U.S. Drug Czar Admits the Government has Blocked Cannabis Research

U.S. Drug Czar Admits the Government has Blocked Cannabis Research

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For years people have suspected and even called out the United States government for standing in the way of research on cannabis and it’s potential therapeutic benefits. At one point, many would have considered this a crazy, conspiracy theory of sorts – why would the government stand between us and something that actually had medicinal value? Well, anyone who has been saying it for years can sit back and look smug after the U.S. Drug Czar admitted this week that their theory is valid – at least somewhat.

“It’s a somewhat fair criticism that the government hasn’t wholly supported research to really investigate what’s the potential therapeutic value,” Michael Botticelli, director of the White House Office of National Drug Control Policy (ONDCP), told Politico’s Dan Diamond last week.

While this may come as no surprise to many of us, it is nice to finally have some sort of confirmation on the matter – and from the Drug Czar of all people. Botticelli also pointed out during the interview that the Obama Administration – while not focusing on marijuana reform – has at least taken steps to make research of the plant more accessible.

By deciding to license additional cultivation facilities to keep up with the demand for more plants and a wider variety of strains and removing unneeded review processes that were put in place for marijuana only in 1999, they have done more than any presidential administration has done in years to help move along cannabis research.

Along with this new admittance from Botticelli, new information has come up regarding the DEA’s decision in August to reject petitions to reschedule cannabis in the Controlled Substances Act. It doesn’t appear that the FDA actually agrees with the DEA decision to keep marijuana under Schedule I – or at least not the entire plant. In a document obtained by ATTN, under the Freedom of Information Act, the FDA specifically cites certain issues with the structure under which they are forced to make their decisions regarding the cannabis plant.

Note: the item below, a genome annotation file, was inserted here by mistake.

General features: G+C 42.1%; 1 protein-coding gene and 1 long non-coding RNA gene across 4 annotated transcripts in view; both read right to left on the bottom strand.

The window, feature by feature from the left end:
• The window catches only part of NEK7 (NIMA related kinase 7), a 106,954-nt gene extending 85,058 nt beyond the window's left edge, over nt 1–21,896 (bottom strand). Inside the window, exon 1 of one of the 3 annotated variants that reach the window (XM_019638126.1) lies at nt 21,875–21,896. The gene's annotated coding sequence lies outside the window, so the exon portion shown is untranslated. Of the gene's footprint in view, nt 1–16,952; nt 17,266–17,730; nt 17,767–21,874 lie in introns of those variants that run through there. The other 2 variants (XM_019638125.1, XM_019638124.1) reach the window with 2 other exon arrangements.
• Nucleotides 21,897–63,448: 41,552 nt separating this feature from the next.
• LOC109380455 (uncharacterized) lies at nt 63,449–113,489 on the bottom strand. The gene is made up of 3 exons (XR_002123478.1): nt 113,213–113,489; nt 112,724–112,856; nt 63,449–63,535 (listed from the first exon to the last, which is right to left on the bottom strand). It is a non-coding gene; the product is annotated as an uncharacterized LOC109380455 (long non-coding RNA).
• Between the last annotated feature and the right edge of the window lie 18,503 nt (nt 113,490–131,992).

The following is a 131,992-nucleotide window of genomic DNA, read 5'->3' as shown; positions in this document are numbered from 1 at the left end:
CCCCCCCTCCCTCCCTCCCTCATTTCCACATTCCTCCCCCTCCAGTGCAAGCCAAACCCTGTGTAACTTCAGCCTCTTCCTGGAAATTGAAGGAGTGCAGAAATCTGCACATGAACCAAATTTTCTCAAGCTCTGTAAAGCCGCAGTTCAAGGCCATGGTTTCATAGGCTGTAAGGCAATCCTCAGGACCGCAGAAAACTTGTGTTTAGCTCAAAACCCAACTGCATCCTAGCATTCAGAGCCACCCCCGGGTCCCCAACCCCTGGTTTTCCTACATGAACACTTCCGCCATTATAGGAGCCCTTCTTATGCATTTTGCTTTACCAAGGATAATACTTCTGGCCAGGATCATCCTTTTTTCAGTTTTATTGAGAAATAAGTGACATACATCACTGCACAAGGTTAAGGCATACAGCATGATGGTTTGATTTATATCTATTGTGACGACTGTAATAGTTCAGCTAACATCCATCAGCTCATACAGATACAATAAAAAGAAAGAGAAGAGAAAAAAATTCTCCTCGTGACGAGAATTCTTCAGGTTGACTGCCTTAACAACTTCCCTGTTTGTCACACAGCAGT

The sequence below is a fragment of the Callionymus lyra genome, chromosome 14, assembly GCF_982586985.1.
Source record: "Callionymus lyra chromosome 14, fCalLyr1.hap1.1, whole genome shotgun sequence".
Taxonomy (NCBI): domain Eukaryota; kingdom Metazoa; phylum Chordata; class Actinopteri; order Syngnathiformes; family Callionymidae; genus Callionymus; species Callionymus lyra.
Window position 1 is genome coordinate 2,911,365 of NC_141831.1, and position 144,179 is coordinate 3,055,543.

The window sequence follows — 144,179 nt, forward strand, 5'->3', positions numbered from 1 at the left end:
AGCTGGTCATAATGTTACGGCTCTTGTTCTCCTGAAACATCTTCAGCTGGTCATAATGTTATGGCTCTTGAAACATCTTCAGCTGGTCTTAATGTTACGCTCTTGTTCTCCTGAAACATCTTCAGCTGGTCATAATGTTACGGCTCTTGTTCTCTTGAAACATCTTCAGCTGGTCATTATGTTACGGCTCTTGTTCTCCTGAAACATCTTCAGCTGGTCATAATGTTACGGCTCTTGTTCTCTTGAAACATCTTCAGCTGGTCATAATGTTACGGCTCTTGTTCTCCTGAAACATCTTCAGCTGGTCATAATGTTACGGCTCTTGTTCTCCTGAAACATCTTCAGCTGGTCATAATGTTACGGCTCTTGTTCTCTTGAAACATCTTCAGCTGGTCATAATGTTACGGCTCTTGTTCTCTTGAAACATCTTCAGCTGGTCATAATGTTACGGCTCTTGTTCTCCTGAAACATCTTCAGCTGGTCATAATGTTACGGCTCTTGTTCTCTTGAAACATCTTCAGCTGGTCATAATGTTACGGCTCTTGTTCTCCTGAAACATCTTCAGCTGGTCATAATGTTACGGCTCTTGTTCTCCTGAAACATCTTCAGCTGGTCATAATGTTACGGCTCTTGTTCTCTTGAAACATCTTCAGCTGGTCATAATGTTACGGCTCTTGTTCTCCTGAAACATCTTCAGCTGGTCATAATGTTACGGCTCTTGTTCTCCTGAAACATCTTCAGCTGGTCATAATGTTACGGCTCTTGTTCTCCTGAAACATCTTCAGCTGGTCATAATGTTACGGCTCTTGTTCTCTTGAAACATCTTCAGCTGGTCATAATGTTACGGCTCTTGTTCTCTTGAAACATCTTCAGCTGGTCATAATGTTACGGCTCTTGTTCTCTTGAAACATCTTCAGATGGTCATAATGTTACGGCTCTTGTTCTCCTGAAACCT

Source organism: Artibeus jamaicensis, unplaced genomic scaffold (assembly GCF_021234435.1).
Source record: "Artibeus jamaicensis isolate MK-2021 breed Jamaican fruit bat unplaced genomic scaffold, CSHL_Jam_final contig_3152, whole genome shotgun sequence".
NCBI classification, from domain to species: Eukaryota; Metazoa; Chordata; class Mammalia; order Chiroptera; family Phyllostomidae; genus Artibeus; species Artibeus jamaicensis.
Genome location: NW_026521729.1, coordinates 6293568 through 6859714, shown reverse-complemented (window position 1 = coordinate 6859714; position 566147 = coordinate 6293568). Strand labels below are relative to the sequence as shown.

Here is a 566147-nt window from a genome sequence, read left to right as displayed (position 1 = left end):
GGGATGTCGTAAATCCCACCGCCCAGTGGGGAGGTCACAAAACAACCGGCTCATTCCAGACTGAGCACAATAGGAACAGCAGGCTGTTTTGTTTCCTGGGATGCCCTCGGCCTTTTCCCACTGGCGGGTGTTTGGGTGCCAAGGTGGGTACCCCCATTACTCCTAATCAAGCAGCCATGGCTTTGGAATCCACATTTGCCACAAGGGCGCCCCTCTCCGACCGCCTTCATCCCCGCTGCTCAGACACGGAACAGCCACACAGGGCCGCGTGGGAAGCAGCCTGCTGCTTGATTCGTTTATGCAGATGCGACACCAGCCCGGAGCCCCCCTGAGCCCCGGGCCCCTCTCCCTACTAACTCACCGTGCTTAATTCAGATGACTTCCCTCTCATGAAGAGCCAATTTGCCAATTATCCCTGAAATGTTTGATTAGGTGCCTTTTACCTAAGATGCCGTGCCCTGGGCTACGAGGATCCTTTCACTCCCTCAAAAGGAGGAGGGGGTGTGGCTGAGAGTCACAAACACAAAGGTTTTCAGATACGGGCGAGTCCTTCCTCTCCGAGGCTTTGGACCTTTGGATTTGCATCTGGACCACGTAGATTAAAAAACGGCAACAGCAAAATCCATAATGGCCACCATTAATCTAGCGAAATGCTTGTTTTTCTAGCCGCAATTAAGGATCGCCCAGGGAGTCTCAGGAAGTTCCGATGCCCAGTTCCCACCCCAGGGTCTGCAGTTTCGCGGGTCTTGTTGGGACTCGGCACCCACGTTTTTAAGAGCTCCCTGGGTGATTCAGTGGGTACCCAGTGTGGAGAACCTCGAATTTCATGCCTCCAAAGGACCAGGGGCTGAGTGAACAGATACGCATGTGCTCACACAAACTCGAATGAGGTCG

“[National Institute on Drug Abuse] points out that another potential area for review is the legal and regulatory framework applied to (1) the assessment of abuse liability for substances in Schedule 1 (including the comparative standard used to assess the relative risk of abuse) and (2) the assessment of currently accepted medical use for drugs that have not been approved by FDA,” the letter reads.

“While potentially daunting (depending on its nature and scope), re-evaluation of the legal and regulatory framework by DOJ/DEA and [U.S. Department of Health and Human Services] could identify ways to encourage appropriate scientific research into the potential therapeutic benefits of marijuana and its constituents,” says the letter, which was obtained under a Freedom of Information Act (FOIA) request.

As well as suggesting that there needs to be a change to the way the government decides how drugs should be reviewed as a part of the Controlled Substances Act, the FDA is also pushing to have CBD (cannabidiol) scheduled completely separately due to its potential therapeutic benefits.

When even the FDA is saying that regulations are too strict to make an appropriate decision, it should start to become apparent to the rest of the government that something needs to be done – and it appears that in light of this information going public, the Drug Czar wanted us to know that we’re not crazy conspiracy theorists – the government has been standing in the way of research for years. Hopefully all these changes mean they’re finally starting to realize they can’t keep a much needed medicine from us.

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